LOS ANGELES--An initial round of bidding for the Los Angeles Clippers closed Wednesday with at least three potential buyers making offers and predicting that the winner will pay well more than a $1 billion, according to three people involved in the sale.
Team co-owner Shelly Sterling did not release details of the bids for the team her husband, Donald, bought more than three decades ago for $12.5 million.
A group that includes Los Angeles-based investors Tony Ressler and Bruce Karsh, along with former NBA star Grant Hill, offered $1.2 billion for the Clippers, a representative close to the partners said Wednesday. That bid is more than double the highest price ever paid for an NBA team. The Milwaukee Bucks were sold this month for a record $550 million.
The size of the other offers has not been disclosed and the suitors expect another round of bidding.
The sale, guided by team co-owner Shelly Sterling and Bank of America, comes a little more than a month after racially charged remarks by Donald Sterling angered NBA fans, advertisers and players.
Although Shelly Sterling wants a quick sale, several hurdles remained: selecting a winning bid, gaining the cooperation of her 80-year-old husband, and eventually persuading three-quarters of the NBA's other owners to sign off on the deal. The first two steps need to occur in the next few days to beat a deadline Tuesday, when NBA owners are scheduled to vote in New York on whether to strip the Sterlings of ownership of the Clippers.
Members of a subcommittee of owners were informed that the vote might be unnecessary if the sale of the Clippers is moving ahead.
Sterling, the team's controlling owner, remains a wild card. His lawyer said that the billionaire real estate investor planned to fight the league's sanctions. That is reversal from last week, when Donald Sterling sent the NBA a letter saying he would let his wife of 58 years sell the franchise.
Sterling's attorney Maxwell Blecher said his client was re-energized this week to contest being labeled a racist, which he has vehemently denied. Sterling wants the formal allegations by the league against him dropped, and perhaps some additional concession, before signing off on a sale of the Clippers.
"He wants something to suggest that 'I, Donald Sterling, don't die with this stigma from this controversy over my head,'" Blecher said Wednesday, though the lawyer conceded he was not sure what would mollify the NBA's longest-tenured owner.
After a recording was leaked of Sterling's admonishment to his companion, A. Stiviano, for appearing in public with blacks, NBA Commissioner Adam Silver banned the Clippers owner for life from the league, fined him $2.5 million and urged the other owners to force Sterling to sell the team.
In another development that seemed to remove one possible impediment to a deal, it appeared that Shelly Sterling had given up her insistence on keeping a minority stake in the team. The half owner, who is 79, had expressed a desire to hold on to one-third, or less, of the Clippers, a proposal the league has deemed unacceptable.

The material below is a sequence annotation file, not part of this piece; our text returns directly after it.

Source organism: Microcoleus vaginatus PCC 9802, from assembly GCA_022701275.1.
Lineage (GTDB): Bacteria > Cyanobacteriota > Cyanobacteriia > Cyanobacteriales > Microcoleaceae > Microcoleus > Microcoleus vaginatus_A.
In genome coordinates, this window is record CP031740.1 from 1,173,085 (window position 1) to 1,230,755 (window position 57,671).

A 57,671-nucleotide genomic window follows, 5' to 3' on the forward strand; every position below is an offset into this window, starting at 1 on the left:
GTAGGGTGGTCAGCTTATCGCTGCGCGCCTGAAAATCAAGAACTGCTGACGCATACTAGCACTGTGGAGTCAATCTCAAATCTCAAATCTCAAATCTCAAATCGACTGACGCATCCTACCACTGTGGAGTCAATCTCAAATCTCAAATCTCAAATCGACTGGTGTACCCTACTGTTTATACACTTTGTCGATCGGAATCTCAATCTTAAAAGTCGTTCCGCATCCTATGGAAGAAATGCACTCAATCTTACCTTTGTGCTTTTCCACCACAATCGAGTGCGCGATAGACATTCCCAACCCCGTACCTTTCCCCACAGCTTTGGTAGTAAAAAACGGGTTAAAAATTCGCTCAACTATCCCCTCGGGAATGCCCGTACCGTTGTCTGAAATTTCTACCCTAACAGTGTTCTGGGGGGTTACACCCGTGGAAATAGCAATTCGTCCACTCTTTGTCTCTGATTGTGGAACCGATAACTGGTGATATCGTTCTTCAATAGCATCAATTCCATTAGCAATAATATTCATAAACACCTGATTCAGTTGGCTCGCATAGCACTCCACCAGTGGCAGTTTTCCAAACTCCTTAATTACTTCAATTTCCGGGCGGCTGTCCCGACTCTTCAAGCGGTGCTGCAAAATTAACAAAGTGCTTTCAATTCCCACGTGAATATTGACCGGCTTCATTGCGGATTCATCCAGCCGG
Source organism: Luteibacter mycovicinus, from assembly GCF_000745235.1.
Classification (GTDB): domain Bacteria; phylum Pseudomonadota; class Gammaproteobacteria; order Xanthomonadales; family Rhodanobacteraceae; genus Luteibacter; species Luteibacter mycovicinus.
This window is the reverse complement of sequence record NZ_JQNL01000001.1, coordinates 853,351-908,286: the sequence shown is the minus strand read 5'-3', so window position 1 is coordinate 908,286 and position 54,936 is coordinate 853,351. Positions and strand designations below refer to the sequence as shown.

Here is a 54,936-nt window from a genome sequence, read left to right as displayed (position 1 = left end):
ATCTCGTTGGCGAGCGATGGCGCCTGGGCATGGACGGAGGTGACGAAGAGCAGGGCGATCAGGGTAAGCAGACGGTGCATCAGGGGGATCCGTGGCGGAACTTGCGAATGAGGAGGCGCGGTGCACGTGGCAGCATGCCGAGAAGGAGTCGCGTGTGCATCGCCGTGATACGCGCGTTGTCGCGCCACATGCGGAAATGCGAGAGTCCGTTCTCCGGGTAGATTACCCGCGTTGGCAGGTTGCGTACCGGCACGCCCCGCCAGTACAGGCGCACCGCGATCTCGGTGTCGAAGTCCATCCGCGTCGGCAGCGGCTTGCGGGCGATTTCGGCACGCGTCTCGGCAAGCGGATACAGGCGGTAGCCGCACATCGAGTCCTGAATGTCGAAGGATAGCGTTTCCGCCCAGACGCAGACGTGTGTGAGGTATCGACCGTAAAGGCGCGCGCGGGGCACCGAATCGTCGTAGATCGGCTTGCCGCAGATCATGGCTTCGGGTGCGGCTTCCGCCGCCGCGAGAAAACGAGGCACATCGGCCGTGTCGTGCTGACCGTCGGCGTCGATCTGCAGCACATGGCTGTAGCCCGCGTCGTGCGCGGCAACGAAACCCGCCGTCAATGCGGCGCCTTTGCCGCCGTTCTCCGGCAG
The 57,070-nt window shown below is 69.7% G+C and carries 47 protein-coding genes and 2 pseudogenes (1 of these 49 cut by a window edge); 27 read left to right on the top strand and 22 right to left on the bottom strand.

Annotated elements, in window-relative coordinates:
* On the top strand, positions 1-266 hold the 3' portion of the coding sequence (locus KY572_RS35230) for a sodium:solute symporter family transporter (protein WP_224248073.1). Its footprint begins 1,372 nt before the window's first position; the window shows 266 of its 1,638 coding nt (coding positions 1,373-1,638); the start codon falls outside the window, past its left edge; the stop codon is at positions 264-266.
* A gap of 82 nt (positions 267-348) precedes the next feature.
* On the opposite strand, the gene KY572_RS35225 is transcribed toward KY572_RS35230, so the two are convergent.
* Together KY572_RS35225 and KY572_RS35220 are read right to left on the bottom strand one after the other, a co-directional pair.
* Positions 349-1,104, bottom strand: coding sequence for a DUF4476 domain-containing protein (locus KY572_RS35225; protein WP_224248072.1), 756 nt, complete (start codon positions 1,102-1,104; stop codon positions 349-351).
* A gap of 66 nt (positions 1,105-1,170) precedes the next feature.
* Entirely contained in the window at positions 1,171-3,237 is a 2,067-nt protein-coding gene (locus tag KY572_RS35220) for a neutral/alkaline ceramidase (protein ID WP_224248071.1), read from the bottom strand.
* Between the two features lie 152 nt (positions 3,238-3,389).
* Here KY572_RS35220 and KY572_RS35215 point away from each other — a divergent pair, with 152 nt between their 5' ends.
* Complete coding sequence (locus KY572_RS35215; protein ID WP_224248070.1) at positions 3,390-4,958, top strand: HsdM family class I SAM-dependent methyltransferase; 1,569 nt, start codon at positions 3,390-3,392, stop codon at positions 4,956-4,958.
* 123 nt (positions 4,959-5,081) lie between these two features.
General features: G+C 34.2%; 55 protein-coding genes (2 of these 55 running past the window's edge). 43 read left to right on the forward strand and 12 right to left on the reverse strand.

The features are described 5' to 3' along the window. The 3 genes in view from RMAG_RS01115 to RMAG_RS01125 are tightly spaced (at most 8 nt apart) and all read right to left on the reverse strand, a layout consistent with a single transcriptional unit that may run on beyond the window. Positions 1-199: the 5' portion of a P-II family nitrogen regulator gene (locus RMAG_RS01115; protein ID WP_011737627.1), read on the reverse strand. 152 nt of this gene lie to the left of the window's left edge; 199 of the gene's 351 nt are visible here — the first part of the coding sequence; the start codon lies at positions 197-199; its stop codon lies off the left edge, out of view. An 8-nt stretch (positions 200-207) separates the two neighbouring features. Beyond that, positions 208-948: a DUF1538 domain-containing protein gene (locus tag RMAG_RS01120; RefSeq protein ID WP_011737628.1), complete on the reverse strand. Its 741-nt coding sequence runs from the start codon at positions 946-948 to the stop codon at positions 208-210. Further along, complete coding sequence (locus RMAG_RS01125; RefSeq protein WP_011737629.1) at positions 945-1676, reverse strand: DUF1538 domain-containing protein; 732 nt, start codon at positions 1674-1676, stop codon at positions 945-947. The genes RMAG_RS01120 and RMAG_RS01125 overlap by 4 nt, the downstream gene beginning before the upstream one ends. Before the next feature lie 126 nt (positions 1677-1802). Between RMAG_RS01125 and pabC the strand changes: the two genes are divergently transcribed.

The term sheet the bidders responded to before Wednesday's deadline was for a purchase of 100 percent of the franchise, which is held in the Sterlings' family trust.
Shelly Sterling's representatives declined to comment on her expectations, though potential buyers said they could accommodate her requests to keep her preferred seating and parking at Staples Center.
Among the bidders for the team are:
The Ressler-Karsh-Hill group, with its $1.2 billion offer and ties to the sports world. Ressler is a minority owner of baseball's Milwaukee Brewers and co-founder of the investment firm Ares Management. Karsh is a part owner of the NBA's Golden State Warriors and co-founder of Oaktree Capital Management, as well as chairman of Tribune Co., which owns the Los Angeles Times. Hill is a former NBA all-star who finished his career with the Clippers. The two money managers are both based in L.A.
A group that includes principals from Guggenheim Partners, the company that brought the Dodgers two years ago for more than $2 billion. Guggenheim co-founder Mark Walter and President Todd Boehly are teaming with three billionaires who previously said they would launch a bid for the Clippers: music and movie mogul David Geffen, Oracle software co-founder Larry Ellison and TV personality Oprah Winfrey.
Steve Ballmer, who until recently was chief executive of Microsoft. Ballmer joined hedge fund manager Chris Hansen last year in an offer to buy the Sacramento Kings and move the basketball team to Seattle. The NBA rejected the bid.
A representative of one of the bidders' groups said an offer is expected to come from a group backed by Middle Eastern investors.
Shelly Sterling's advisers have told potential buyers they plan to announce the winning bid expeditiously, though they did not give specifics. Three-quarters of the NBA's other 29 owners would have to sign off on any sale by the Sterlings.
Times staff writers Mike Bresnahan and Bill Shaikin contributed to this report.
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